Why run?

Human beings are born to run. Homo Sapiens ran for hunting, protecting and for living. Historically from the Neanderthals to Homo Sapiens and to humans, running comes naturally as part of their life . As children we all loved running, but lost our joy of running, when we stopped running as we turned old. Running really set us free when as children. But as we grew into adulthood, we lost our interest in running as we started associating it as an exercise or a work out to be fit.

Running is truly a great and relatively an inexpensive exercise to and stay fit and healthy, but there is more to running – it is the joy of freedom that you get from running.  The endorphins produced in our brain after a long run, as researchers found resulted in a feeling of satisfaction, more notably known as the “Runners’ high” among amateur marathoners. This is the bug that has runners hooked on to “running”.

If practiced well, I am sure anyone can run. However we need to condition our body to adapt to running. It is, of course difficult to wake up one day and go and run a marathon. It needs dedicated practice and training, but if done well, I am sure any one can run a marathon, whatever his age is. I completed my first marathon, considered as a landmark for any runner, in my 50s. Though I was committed runner of many half marathons it took me quite some practice and courage before I could achieve my feat.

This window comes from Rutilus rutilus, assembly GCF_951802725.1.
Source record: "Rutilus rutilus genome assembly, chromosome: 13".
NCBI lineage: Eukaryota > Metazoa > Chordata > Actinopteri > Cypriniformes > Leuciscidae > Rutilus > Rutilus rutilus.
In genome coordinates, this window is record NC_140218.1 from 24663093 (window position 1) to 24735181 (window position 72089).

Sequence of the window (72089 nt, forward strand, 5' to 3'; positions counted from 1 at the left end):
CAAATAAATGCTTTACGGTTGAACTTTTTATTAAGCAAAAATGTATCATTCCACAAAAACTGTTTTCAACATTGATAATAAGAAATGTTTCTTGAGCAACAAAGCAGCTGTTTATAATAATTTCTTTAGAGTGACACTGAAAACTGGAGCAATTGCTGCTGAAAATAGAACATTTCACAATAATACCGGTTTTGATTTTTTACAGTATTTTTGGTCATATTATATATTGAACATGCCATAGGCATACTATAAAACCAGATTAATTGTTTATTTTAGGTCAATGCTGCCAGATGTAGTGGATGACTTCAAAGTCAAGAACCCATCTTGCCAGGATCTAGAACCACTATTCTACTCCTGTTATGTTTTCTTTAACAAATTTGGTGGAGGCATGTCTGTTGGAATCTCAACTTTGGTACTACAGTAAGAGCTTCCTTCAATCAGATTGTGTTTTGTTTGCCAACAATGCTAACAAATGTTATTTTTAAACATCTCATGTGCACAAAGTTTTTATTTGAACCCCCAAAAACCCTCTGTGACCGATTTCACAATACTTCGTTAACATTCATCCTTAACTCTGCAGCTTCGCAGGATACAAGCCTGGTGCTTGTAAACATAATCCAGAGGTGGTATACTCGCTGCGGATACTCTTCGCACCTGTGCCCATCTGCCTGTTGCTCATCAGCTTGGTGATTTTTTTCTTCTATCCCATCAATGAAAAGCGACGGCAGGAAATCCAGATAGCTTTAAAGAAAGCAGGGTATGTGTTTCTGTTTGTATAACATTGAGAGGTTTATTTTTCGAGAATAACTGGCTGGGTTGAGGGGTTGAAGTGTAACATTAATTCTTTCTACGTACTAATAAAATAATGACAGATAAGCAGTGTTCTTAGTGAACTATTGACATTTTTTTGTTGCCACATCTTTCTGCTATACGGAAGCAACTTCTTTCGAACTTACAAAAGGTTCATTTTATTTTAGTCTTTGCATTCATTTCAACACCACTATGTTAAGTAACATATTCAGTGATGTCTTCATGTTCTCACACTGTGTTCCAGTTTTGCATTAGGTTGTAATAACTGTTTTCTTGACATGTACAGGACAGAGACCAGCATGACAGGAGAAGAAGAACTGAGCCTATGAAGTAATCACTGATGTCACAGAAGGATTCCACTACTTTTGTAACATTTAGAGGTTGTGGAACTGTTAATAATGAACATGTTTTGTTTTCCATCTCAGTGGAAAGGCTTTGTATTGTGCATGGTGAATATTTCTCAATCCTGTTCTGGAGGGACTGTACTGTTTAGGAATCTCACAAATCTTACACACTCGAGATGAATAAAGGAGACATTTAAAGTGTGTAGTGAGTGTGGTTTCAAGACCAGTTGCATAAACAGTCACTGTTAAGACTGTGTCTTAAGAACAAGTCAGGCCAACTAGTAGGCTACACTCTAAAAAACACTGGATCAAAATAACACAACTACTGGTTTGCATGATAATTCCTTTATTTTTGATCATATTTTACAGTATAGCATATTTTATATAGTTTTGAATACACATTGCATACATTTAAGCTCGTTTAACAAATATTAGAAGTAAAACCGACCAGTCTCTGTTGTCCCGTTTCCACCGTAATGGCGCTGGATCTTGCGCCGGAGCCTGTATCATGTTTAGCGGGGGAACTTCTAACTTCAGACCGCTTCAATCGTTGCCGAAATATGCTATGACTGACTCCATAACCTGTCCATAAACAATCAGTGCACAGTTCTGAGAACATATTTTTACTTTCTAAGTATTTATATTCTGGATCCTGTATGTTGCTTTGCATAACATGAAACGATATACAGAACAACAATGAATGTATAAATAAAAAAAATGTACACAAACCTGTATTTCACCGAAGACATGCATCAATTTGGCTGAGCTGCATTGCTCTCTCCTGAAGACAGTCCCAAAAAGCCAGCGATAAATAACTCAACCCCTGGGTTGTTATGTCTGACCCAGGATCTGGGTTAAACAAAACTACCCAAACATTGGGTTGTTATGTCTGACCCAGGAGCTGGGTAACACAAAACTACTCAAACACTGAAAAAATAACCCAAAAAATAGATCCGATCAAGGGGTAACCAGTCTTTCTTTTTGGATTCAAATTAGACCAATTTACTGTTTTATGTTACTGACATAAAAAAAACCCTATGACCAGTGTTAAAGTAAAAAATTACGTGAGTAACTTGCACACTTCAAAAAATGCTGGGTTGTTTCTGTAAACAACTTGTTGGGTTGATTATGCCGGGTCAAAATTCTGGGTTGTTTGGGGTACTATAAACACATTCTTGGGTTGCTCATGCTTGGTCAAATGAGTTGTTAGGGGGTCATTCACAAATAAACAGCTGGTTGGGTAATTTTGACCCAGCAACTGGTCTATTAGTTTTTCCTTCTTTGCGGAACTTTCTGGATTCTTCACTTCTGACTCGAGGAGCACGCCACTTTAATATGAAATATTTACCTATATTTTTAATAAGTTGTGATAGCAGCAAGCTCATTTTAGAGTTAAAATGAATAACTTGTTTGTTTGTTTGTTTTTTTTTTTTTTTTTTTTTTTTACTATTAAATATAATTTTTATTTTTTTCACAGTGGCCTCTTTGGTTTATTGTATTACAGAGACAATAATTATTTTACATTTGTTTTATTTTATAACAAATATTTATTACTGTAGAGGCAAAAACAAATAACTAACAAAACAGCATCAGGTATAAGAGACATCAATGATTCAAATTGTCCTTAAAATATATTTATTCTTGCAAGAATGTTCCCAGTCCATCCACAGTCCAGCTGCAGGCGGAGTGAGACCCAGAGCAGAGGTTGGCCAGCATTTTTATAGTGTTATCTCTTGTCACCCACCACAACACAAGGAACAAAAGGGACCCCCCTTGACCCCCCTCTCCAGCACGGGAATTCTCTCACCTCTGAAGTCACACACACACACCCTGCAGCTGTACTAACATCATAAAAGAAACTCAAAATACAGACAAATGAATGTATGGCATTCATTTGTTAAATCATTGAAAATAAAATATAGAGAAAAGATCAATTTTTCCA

Running is relatively an easy sport and should come naturally to humans. It is an ideal fitness exercise for people who find it difficult to make time for physical exercises. It is not a very expensive sport, however of late, practicing for running marathons is becoming expensive from buying running gears such as shoes, clothing, watches to joining running clubs, registering for marathon events etc. But comparatively it is cheaper than many other sports. Fortunately for a person who wants to pick up running it doesn’t need different skills such as that of a soccer, tennis player etc.

However before you start running, I would recommend that you consult your physician for a medical assessment, if your body is suited for running and you don’t have any ailments that could endanger you. As a runner it is very important to “listen to your body” so that you avoid injuries and continue to maintain good health as you age and enjoy your running.


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